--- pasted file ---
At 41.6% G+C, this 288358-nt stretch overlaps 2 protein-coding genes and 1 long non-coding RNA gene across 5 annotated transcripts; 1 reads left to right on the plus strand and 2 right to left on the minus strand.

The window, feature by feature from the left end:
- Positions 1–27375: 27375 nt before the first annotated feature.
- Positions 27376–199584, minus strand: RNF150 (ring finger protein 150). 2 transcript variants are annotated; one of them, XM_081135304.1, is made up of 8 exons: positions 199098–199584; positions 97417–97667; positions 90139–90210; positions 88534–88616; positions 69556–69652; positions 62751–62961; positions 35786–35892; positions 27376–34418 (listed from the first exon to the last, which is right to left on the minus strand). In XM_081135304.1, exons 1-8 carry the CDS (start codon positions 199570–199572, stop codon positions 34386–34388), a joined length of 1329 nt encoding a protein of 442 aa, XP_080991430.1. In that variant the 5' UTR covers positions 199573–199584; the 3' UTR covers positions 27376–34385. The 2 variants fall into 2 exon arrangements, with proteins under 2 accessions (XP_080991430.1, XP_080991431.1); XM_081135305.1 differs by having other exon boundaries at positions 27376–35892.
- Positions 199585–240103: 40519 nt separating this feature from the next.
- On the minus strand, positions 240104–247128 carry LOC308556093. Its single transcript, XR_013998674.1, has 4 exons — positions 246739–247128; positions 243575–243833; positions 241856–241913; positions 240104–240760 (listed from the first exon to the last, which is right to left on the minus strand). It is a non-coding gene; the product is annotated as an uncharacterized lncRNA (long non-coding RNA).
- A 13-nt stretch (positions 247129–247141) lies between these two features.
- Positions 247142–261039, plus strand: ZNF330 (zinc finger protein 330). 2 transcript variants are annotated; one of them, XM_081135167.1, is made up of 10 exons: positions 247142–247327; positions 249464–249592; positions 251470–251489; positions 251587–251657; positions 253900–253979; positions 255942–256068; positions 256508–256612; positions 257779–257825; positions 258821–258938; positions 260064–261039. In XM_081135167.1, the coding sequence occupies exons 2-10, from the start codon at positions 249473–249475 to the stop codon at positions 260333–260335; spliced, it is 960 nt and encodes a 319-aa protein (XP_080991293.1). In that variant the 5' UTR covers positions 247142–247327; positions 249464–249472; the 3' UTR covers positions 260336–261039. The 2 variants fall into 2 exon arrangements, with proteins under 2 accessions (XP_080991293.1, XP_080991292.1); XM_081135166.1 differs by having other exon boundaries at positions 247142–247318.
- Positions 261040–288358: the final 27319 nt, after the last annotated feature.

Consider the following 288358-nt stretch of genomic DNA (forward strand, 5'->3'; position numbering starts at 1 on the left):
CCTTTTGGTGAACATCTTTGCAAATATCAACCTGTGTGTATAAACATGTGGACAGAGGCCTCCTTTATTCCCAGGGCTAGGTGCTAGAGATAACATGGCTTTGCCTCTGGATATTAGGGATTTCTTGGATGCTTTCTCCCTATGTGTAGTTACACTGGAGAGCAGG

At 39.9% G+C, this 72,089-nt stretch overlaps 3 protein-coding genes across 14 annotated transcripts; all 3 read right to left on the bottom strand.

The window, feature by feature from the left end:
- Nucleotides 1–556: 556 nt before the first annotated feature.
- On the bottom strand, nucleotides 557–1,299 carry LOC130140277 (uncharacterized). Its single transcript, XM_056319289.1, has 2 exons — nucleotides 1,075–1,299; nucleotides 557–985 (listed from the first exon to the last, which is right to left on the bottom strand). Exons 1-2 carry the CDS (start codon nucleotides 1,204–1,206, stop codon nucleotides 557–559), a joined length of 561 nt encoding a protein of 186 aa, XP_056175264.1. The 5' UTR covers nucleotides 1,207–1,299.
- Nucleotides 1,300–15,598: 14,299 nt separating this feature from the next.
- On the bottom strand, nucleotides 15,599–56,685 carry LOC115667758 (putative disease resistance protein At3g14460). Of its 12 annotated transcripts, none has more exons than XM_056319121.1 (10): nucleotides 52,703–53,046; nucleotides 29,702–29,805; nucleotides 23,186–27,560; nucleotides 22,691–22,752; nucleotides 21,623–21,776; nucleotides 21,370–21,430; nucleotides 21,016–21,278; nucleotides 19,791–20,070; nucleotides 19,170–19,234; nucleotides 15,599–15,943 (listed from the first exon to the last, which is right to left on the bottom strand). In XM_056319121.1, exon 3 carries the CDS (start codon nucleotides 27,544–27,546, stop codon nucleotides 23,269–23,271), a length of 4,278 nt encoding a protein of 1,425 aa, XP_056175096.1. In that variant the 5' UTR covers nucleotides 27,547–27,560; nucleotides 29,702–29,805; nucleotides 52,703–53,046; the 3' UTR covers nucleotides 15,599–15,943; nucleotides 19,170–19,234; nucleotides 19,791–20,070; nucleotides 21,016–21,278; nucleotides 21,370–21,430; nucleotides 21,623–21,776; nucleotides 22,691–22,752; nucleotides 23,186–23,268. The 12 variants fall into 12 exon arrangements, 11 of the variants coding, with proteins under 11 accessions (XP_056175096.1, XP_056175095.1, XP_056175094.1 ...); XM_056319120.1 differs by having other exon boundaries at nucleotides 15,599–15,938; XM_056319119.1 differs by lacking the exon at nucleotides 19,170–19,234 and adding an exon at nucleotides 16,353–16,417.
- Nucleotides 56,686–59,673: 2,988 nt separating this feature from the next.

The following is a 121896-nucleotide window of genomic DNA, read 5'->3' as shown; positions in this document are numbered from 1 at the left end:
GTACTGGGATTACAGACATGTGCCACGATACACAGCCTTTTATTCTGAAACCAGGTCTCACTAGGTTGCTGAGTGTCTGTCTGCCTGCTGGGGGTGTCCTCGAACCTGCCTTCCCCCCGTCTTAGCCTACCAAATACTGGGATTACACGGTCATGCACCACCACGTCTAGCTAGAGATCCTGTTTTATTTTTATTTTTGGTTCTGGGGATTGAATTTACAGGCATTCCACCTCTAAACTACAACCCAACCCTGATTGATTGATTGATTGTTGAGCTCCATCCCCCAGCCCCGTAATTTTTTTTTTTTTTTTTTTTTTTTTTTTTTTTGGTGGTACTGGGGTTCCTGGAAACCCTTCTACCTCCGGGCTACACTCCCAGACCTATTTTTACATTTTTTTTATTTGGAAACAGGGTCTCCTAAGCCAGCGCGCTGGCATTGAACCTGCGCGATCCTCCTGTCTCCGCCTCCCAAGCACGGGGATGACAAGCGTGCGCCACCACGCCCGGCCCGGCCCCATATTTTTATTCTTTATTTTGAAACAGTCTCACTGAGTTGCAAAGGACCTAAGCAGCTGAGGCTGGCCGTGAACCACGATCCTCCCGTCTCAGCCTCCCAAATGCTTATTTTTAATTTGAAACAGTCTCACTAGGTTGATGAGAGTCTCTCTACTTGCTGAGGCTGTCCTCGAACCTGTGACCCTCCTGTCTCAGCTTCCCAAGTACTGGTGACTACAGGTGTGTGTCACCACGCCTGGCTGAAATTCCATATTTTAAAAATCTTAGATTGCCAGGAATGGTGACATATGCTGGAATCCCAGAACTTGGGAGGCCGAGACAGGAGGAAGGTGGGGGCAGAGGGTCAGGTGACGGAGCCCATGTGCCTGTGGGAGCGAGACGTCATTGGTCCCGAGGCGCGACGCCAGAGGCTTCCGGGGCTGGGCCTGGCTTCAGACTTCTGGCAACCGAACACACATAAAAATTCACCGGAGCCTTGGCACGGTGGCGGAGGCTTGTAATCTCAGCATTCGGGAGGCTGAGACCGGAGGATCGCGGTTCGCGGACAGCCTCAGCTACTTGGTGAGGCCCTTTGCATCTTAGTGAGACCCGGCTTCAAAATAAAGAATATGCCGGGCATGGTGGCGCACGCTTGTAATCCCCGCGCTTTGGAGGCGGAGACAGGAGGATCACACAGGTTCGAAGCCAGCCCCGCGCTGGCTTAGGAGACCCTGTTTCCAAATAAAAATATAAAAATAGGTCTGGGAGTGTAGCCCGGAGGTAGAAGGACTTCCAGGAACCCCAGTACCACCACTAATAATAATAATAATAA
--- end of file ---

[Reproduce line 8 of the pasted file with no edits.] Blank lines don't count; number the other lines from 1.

- Positions 247142–261039, plus strand: ZNF330 (zinc finger protein 330). 2 transcript variants are annotated; one of them, XM_081135167.1, is made up of 10 exons: positions 247142–247327; positions 249464–249592; positions 251470–251489; positions 251587–251657; positions 253900–253979; positions 255942–256068; positions 256508–256612; positions 257779–257825; positions 258821–258938; positions 260064–261039. In XM_081135167.1, the coding sequence occupies exons 2-10, from the start codon at positions 249473–249475 to the stop codon at positions 260333–260335; spliced, it is 960 nt and encodes a 319-aa protein (XP_080991293.1). In that variant the 5' UTR covers positions 247142–247327; positions 249464–249472; the 3' UTR covers positions 260336–261039. The 2 variants fall into 2 exon arrangements, with proteins under 2 accessions (XP_080991293.1, XP_080991292.1); XM_081135166.1 differs by having other exon boundaries at positions 247142–247318.